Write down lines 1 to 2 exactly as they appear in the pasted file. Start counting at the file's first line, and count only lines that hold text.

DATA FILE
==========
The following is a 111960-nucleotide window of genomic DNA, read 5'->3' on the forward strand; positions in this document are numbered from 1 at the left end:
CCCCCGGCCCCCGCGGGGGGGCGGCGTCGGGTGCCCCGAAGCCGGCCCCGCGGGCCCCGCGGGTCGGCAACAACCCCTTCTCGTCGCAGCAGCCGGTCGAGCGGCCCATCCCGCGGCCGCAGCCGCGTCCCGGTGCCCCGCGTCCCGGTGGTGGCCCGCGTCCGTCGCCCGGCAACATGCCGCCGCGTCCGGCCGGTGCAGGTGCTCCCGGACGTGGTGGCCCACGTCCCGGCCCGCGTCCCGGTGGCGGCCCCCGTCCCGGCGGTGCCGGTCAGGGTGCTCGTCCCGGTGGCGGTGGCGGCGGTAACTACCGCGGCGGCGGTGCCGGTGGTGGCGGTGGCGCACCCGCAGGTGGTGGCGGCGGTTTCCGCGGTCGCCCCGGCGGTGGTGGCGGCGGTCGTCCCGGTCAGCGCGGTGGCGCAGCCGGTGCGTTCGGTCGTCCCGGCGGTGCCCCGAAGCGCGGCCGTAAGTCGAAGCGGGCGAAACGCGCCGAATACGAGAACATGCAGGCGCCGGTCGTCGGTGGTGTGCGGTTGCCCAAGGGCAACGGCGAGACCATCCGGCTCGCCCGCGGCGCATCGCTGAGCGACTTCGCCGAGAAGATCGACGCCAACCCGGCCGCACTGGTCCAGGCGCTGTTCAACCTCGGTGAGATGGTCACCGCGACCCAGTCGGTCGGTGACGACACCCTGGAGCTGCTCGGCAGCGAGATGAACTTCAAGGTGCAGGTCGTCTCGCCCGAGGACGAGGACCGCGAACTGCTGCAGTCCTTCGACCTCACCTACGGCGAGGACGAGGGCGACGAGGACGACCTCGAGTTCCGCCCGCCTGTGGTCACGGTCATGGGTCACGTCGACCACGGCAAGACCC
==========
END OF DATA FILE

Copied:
The following is a 111960-nucleotide window of genomic DNA, read 5'->3' on the forward strand; positions in this document are numbered from 1 at the left end:
CCCCCGGCCCCCGCGGGGGGGCGGCGTCGGGTGCCCCGAAGCCGGCCCCGCGGGCCCCGCGGGTCGGCAACAACCCCTTCTCGTCGCAGCAGCCGGTCGAGCGGCCCATCCCGCGGCCGCAGCCGCGTCCCGGTGCCCCGCGTCCCGGTGGTGGCCCGCGTCCGTCGCCCGGCAACATGCCGCCGCGTCCGGCCGGTGCAGGTGCTCCCGGACGTGGTGGCCCACGTCCCGGCCCGCGTCCCGGTGGCGGCCCCCGTCCCGGCGGTGCCGGTCAGGGTGCTCGTCCCGGTGGCGGTGGCGGCGGTAACTACCGCGGCGGCGGTGCCGGTGGTGGCGGTGGCGCACCCGCAGGTGGTGGCGGCGGTTTCCGCGGTCGCCCCGGCGGTGGTGGCGGCGGTCGTCCCGGTCAGCGCGGTGGCGCAGCCGGTGCGTTCGGTCGTCCCGGCGGTGCCCCGAAGCGCGGCCGTAAGTCGAAGCGGGCGAAACGCGCCGAATACGAGAACATGCAGGCGCCGGTCGTCGGTGGTGTGCGGTTGCCCAAGGGCAACGGCGAGACCATCCGGCTCGCCCGCGGCGCATCGCTGAGCGACTTCGCCGAGAAGATCGACGCCAACCCGGCCGCACTGGTCCAGGCGCTGTTCAACCTCGGTGAGATGGTCACCGCGACCCAGTCGGTCGGTGACGACACCCTGGAGCTGCTCGGCAGCGAGATGAACTTCAAGGTGCAGGTCGTCTCGCCCGAGGACGAGGACCGCGAACTGCTGCAGTCCTTCGACCTCACCTACGGCGAGGACGAGGGCGACGAGGACGACCTCGAGTTCCGCCCGCCTGTGGTCACGGTCATGGGTCACGTCGACCACGGCAAGACCC